The self-isolation support scheme is in place in Wales for people who must self-isolate and who can’t work from home. The scheme is also for parents and carers on low incomes, whose children are self-isolating.

If you have tested positive for Covid-19 you can apply for this support via your local council or through the NHS Covid-19 app.

Do I need to book a test if I have been in contact with someone who has tested positive for Covid-19?

We are now offering testing to everyone identified as a close contact of someone who has tested positive for coronavirus. If this applies to you, the TTP team will contact you directly.

When people are identified as a contact by TTP, the team will get in touch and advise them to self-isolate and book a test. They will then be asked to take a second test up to seven days later. This will help us to identify more people with coronavirus and their close contacts. Doing so means we can help stop the virus spreading. 

If you are contacted, remember that taking a test is not an alternative to self-isolating.
If you’ve been identified as a close contact, it’s really important you complete the 10 days of isolation and take the two tests.

Even if you have a negative test, you should continue to isolate for the full 10 days and not go back to work or school.

Do I need to self-isolate if I live with, or have been in contact with, someone with one or more of the wider list of symptoms?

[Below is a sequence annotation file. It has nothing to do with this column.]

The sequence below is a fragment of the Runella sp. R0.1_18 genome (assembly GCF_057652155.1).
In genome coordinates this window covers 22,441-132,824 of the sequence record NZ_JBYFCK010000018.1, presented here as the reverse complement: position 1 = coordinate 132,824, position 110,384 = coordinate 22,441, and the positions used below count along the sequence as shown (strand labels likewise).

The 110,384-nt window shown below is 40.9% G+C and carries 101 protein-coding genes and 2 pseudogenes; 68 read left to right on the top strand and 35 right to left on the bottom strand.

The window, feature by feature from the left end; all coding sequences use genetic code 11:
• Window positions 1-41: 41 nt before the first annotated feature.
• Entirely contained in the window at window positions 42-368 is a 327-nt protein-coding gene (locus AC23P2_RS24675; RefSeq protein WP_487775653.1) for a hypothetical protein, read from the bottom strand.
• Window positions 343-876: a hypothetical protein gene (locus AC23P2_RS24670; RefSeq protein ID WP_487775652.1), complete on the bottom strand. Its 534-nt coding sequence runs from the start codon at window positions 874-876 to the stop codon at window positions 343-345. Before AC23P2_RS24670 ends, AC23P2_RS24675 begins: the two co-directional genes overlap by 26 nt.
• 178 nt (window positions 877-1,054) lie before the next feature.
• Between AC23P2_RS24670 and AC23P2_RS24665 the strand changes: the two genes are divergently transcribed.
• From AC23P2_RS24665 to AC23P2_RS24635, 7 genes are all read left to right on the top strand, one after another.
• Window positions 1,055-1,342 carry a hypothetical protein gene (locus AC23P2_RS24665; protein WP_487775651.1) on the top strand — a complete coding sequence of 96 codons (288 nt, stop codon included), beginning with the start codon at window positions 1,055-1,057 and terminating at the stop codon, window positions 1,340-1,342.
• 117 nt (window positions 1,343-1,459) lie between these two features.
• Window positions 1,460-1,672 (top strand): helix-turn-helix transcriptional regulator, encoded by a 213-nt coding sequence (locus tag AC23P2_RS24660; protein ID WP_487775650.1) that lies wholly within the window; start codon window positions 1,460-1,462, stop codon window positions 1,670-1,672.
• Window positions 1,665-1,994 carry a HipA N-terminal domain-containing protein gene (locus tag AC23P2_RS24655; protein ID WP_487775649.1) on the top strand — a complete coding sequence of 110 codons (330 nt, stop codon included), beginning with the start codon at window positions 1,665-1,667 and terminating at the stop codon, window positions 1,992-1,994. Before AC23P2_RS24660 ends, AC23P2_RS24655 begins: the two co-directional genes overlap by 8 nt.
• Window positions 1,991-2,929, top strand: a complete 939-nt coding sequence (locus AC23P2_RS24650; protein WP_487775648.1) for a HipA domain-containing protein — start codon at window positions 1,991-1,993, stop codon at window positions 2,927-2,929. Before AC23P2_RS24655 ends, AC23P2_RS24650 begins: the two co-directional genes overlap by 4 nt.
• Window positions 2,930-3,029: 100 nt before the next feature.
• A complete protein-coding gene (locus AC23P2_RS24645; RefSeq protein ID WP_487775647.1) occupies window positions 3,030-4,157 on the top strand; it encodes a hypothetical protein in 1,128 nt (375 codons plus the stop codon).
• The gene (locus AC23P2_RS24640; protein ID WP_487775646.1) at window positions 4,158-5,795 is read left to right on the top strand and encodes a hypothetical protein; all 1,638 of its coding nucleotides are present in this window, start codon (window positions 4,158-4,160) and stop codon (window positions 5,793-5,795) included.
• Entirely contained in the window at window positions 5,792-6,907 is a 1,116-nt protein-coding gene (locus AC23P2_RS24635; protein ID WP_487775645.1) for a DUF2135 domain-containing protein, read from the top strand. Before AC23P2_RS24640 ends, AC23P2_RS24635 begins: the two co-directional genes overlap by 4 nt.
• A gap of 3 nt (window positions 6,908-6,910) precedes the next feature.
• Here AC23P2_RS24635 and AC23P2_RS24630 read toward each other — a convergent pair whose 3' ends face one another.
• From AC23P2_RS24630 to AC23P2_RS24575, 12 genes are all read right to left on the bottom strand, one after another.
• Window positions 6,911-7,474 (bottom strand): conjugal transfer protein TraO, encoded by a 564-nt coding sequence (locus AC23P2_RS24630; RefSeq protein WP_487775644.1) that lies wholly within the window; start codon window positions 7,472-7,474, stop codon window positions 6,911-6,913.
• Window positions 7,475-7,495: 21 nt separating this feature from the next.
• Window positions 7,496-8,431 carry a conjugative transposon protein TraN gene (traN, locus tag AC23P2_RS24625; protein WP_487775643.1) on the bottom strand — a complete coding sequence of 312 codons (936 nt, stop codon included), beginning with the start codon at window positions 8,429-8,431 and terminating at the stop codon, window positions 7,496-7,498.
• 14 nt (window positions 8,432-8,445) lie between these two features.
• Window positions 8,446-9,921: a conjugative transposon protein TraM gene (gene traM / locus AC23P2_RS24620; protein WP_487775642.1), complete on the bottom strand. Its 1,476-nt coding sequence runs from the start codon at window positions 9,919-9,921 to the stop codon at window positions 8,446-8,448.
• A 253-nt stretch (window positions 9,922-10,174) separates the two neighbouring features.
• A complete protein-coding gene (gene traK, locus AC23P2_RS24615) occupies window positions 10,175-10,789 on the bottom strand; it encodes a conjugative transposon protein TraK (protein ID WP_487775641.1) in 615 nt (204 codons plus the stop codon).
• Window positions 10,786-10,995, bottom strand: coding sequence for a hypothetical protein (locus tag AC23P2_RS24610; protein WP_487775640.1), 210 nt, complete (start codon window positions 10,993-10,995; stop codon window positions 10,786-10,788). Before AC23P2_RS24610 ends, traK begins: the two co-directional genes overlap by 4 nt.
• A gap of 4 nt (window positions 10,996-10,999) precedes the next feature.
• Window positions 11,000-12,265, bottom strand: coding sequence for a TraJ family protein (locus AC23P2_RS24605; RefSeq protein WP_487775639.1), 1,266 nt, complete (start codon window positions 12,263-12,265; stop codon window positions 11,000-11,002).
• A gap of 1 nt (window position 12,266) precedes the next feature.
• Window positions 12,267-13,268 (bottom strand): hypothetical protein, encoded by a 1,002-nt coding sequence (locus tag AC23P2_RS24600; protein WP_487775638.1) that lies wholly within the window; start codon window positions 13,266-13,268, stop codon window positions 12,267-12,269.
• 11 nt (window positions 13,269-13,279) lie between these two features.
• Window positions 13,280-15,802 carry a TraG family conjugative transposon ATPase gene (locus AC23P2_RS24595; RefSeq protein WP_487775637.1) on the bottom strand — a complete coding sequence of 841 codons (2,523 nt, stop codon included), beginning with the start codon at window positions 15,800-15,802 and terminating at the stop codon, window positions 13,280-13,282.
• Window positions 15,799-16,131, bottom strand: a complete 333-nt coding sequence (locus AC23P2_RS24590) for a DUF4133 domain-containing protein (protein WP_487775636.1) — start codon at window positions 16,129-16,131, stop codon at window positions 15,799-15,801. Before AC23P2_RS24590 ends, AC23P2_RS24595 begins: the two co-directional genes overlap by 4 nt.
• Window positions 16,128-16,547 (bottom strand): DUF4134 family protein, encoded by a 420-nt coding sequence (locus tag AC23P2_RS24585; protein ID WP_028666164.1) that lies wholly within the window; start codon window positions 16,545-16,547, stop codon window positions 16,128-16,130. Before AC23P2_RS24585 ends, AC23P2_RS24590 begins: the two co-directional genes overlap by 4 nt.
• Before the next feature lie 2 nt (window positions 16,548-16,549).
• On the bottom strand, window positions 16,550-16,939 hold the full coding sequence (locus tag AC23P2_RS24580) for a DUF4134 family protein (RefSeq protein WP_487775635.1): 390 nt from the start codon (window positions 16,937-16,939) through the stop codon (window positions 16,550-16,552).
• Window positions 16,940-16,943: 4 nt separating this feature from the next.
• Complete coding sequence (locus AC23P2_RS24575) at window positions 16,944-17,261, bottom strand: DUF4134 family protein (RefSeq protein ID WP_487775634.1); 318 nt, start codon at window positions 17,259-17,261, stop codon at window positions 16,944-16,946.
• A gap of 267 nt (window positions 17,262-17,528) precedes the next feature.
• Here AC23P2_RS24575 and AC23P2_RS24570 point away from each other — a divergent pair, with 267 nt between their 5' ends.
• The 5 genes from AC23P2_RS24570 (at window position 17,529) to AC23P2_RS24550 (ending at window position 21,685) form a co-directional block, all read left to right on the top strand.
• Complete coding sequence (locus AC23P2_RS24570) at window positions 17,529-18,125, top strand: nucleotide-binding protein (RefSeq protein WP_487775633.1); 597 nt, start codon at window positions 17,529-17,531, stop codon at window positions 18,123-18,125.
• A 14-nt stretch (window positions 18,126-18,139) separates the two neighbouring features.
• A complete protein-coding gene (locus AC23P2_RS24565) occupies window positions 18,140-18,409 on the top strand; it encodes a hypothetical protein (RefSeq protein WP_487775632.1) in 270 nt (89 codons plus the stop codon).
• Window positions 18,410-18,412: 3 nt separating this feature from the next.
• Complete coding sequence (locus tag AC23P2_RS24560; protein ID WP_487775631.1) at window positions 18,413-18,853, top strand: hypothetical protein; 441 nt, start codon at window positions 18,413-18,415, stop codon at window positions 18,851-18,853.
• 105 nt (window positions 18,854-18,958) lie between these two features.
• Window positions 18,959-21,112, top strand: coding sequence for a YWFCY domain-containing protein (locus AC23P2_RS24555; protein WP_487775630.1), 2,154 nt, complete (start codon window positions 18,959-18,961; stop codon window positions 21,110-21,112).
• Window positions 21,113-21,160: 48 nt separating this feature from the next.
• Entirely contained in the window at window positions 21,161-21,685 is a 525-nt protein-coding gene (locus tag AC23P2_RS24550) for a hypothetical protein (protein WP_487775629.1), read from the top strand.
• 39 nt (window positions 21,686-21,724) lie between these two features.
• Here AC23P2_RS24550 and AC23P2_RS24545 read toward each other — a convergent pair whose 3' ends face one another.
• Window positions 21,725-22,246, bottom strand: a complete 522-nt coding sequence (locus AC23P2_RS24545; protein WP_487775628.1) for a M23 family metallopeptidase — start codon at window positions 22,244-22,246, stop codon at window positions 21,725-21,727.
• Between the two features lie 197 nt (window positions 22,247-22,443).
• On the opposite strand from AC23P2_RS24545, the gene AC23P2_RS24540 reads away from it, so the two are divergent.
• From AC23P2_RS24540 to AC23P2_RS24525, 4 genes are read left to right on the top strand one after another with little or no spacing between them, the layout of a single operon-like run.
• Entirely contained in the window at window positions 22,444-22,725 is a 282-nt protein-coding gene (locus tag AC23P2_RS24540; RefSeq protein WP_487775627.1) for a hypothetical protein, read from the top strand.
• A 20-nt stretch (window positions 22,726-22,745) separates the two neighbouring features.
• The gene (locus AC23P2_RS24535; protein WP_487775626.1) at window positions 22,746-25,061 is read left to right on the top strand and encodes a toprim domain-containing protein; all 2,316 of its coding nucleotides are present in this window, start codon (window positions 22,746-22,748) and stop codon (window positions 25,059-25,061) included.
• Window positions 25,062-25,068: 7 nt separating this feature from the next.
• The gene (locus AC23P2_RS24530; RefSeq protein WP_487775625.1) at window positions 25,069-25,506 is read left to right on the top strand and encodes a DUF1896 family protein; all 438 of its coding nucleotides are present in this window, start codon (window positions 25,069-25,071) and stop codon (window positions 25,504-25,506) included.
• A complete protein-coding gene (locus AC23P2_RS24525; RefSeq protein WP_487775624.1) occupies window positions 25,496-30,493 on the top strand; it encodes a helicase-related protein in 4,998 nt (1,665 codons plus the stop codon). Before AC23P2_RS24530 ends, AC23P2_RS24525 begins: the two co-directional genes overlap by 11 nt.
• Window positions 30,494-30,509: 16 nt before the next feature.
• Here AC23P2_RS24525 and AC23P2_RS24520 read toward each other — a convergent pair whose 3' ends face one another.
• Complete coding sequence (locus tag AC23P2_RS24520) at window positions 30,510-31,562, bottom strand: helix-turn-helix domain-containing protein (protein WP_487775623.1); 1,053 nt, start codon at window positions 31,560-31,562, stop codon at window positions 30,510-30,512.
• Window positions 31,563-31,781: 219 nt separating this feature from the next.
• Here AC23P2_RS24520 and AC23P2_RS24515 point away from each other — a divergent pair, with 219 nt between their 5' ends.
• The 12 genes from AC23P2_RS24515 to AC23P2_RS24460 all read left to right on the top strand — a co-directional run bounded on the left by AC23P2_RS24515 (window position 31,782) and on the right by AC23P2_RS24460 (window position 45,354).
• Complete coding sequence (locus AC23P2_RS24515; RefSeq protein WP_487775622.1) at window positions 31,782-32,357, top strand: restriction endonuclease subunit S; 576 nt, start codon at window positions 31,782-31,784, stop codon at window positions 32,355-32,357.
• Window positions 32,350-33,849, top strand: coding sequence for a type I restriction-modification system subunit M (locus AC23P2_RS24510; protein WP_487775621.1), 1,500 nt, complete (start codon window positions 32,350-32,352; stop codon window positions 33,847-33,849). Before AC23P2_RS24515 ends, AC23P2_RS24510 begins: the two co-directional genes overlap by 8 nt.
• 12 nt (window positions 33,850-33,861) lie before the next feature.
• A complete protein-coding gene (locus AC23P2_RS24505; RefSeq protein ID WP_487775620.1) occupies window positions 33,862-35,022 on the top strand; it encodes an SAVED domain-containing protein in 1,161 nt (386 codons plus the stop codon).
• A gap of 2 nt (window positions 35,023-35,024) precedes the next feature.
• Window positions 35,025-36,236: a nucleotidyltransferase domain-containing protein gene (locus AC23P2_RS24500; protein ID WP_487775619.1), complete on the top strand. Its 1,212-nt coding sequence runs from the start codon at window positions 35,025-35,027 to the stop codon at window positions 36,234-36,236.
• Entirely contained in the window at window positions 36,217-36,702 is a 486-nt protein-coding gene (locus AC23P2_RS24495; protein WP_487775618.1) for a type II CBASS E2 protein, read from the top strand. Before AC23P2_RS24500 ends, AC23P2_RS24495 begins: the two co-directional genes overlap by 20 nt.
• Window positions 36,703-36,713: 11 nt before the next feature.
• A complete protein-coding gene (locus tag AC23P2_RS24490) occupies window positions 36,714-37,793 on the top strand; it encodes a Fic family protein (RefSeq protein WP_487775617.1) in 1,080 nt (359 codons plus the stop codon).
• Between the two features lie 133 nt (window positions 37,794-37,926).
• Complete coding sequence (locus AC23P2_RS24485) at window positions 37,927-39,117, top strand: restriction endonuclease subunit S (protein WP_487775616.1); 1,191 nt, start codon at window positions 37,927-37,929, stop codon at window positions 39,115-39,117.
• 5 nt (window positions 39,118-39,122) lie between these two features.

If you live with someone who is being tested because they have one of the new wider list of symptoms you do not need to isolate unless their test result comes back as positive.

However if you live with someone displaying one or more of the three classic Covid-19 symptoms (a fever, a new continuous cough or a loss / change of taste and smell) then you must isolate as a household while they wait for their result.

My college or university offers Covid-19 testing. Should I book a test using this service if I have one or more of the new list of symptoms?

If you have any symptoms of Covid-19, either one or more of the wider list of symptoms or one of more of the three main symptoms, you should book a test via the NHS. You can do this by online using the link on this page, or by calling 119. When booking online due to the wider list of symptoms, North Wales residents should select the option “you have been asked to take a test by your local council.”

If one of my children has one or more of the new wider list of symptoms, do I need to keep all of my children at home?

If your child has any of the three main symptoms of Covid-19 - a fever, a new continuous cough or a loss / change of taste and smell – then they must get a test and the whole household must self-isolate until you receive the result.

If your child has any of the new list of symptoms:

  • Myalgia (muscle ache or pain);
  • Excessive tiredness;
  • Persistent headache;
  • Runny or blocked nose;
  • Sore throat and/or hoarseness;
  • Shortness of breath or wheezing.
  • Nausea, vomiting, or diarrhoea.

They are encouraged to get a test. You don’t need to keep them at home while you wait for the test result. However it’s generally a good idea to stay away from work, college, nursery or school if you think you might be infectious with any germ or bug. However, siblings (brothers and sisters) can attend school or other childcare settings, such as nurseries, as usual.

If your child receives a positive test result, whatever their symptoms, the whole household must self-isolate. The Test, Trace, Protect team will contact you to advise what to do next.